21 years later: Alcohol, infidelity key to murder?
The trial of Alvin Lee “Butch” Morris for the 1988 murder of Roger Lee Shifflett began Monday, July 6, with prospective jurors asked whether testimony about alcohol and infidelity would affect their ability to remain impartial during the trial.
Shifflett was found shot to death early June 20, 1988, at the store he co-owned with his wife and inlaws, the Southwind Gas & Grocery on Route 20 south. He usually went in early to open up before going to work on the Norfolk and Southern Railroad.
Morris, 68, who married Shifflett’s widow, Barbara, shortly after the murder and who raised three of Roger Shifflett’s sons, was arrested last year and charged with the murder, as well as robbery, use of a firearm, and murder in the commission of a robbery.
Opening statements began around 6:45pm as Commonwealth's Attorney Denise Lunsford described the circumstantial case she intends to present against Morris, including audiotaped interviews he had with police in 1988 and 2008.
"They're important because of what Mr. Morris says, what he doesn't say, what he denies, and what he later retracts," said Lunsford.
For instance, Morris made contradictory statements about whether he had a handgun, said Lunsford.
She also referred to a trip to the local dump that Morris made the day of the slaying, leaving at home the brush that was the purported purpose of the trip.
"Perhaps most disturbingly of all, Mr. Morris said someone else confessed to him five times," said Lunsford. "Later he says, 'I can't remember.'"
Lunsford told the jury the Commonwealth does not have to prove motive, but noted that Morris left his wife, Diane Houchens, three weeks after the murder, and that within three weeks, he was driving the victim's car. Morris and Barbara Shifflett married September 1, 1989.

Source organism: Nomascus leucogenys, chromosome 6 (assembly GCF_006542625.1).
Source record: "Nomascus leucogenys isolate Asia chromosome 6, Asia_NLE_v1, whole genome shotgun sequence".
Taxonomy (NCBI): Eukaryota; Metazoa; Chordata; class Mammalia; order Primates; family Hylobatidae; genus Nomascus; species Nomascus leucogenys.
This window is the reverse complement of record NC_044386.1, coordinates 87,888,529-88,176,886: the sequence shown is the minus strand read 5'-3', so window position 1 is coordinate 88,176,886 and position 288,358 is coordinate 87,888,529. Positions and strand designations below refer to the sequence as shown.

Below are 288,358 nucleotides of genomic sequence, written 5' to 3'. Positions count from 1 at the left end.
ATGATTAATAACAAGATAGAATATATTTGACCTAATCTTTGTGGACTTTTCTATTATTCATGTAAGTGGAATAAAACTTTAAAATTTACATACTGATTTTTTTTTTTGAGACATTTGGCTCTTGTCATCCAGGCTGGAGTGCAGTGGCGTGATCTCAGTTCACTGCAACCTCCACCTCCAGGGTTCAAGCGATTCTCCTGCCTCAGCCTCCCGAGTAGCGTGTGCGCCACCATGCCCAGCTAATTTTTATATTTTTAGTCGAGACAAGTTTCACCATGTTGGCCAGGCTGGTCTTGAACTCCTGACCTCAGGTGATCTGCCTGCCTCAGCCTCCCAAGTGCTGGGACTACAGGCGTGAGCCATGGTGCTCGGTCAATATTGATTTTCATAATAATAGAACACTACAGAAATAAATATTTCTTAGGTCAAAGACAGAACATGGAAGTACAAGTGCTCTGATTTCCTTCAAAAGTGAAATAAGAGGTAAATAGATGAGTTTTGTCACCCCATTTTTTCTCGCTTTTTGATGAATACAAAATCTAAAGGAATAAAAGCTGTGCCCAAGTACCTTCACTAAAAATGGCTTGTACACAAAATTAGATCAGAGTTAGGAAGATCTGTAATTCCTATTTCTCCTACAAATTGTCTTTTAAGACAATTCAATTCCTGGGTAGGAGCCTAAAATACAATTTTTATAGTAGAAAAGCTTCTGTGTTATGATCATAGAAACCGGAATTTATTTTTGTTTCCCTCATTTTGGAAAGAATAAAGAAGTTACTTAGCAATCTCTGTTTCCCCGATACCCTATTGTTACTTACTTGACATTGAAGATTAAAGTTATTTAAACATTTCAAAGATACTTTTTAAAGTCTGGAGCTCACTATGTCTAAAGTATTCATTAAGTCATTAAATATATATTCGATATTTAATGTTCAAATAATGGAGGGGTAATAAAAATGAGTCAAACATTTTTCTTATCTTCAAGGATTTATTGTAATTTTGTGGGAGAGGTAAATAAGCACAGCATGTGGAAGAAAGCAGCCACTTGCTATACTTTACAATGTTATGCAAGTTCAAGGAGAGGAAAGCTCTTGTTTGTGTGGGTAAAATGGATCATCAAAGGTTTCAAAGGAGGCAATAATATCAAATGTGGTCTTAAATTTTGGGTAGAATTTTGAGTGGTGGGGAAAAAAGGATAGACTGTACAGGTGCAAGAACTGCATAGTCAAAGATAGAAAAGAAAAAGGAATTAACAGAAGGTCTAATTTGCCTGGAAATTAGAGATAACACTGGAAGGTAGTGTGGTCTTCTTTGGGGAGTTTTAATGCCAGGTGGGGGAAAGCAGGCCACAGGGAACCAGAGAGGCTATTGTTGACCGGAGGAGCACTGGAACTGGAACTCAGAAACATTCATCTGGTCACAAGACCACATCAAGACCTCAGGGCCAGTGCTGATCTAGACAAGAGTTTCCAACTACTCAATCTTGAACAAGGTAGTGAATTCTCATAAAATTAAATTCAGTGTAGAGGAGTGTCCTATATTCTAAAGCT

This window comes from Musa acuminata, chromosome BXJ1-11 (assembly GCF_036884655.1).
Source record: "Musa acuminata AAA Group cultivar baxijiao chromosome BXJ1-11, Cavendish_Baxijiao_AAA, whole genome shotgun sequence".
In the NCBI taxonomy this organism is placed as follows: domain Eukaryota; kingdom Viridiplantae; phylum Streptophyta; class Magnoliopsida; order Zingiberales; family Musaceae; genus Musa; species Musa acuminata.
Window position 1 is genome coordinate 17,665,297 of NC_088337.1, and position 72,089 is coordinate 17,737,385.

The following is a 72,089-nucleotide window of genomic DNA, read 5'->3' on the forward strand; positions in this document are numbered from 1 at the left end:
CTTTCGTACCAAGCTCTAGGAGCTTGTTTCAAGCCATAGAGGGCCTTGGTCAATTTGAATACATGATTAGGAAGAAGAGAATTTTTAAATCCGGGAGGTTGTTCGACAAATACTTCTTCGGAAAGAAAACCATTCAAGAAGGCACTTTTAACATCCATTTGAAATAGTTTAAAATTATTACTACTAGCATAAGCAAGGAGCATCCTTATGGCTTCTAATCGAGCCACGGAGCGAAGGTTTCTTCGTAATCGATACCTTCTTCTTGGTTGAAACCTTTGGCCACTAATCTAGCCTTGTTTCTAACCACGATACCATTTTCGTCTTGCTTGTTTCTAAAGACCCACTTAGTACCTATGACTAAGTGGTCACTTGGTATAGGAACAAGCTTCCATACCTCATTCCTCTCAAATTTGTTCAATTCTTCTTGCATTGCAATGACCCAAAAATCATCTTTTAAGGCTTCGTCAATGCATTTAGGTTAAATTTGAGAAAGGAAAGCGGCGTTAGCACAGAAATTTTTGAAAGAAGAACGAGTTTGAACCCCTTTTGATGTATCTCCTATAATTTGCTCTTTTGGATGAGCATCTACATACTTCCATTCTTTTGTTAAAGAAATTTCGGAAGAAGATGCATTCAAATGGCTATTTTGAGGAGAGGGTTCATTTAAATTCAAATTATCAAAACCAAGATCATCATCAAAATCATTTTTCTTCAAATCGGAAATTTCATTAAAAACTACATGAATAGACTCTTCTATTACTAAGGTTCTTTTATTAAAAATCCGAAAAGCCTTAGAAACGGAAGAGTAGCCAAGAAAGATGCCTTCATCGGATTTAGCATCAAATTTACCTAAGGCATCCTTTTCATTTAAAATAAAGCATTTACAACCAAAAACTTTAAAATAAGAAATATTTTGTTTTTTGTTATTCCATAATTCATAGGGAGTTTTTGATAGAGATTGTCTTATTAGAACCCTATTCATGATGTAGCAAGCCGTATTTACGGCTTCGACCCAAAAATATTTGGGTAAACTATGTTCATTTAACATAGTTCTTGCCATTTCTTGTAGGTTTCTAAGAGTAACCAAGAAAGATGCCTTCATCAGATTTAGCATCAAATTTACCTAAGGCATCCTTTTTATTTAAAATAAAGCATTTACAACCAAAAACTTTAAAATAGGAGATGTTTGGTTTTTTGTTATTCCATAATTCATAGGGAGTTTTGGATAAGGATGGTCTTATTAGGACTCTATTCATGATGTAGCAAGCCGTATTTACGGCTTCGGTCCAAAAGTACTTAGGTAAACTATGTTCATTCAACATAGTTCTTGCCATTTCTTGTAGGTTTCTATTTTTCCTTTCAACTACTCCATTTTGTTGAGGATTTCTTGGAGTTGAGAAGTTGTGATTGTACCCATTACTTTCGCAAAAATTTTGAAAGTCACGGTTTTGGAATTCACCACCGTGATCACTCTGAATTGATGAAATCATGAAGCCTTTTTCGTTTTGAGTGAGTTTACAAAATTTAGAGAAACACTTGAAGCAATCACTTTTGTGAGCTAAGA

"There is no evidence against him," said defense attorney Dana Slater, holding up a sheet of blank paper to the jury to illustrate what she said is the prosecution's lack of evidence.
"The evidence will show there was a relationship between Barbara and Butch," said Slater. "You have to decide whether it was extramarital and contributed to the death of Roger Shifflett."
Called first by the prosecution to testify was Barbara Shifflett Morris, the center of the alleged love storm. However, she wasn't asked much about the accused man, other than explaining why his cigarette butts– which a preliminary hearing showed had his DNA and are crucial pieces of evidence– might have ended up there the morning of the murder. Butch Morris, said his eventual wife, was a regular at the store.
Southwind employee Steve Stover told the jury how he found Shifflett's body that morning. Stover testified that he brought breakfast for himself and Shifflett, paused in his two-tone Ford LTD to listen to a song on the stereo and then strolled inside–- only to find his boss lying motionless near an ice cream freezer.
He said he called police from a pay phone outside, then went back inside, grabbed a quarter from the open cash register drawer, and called Barbara Shifflett to deliver the bad news. Defense attorney Slater wanted to know how he knew Shifflett was dead.
"All I know," Stover responded, "he was in a puddle of blood."
The trial is expected to last thoughout the week and possibly into next week.
Correction 7/8/2009: Testimony indicates Morris went to the dump the day of the slaying, not the day after.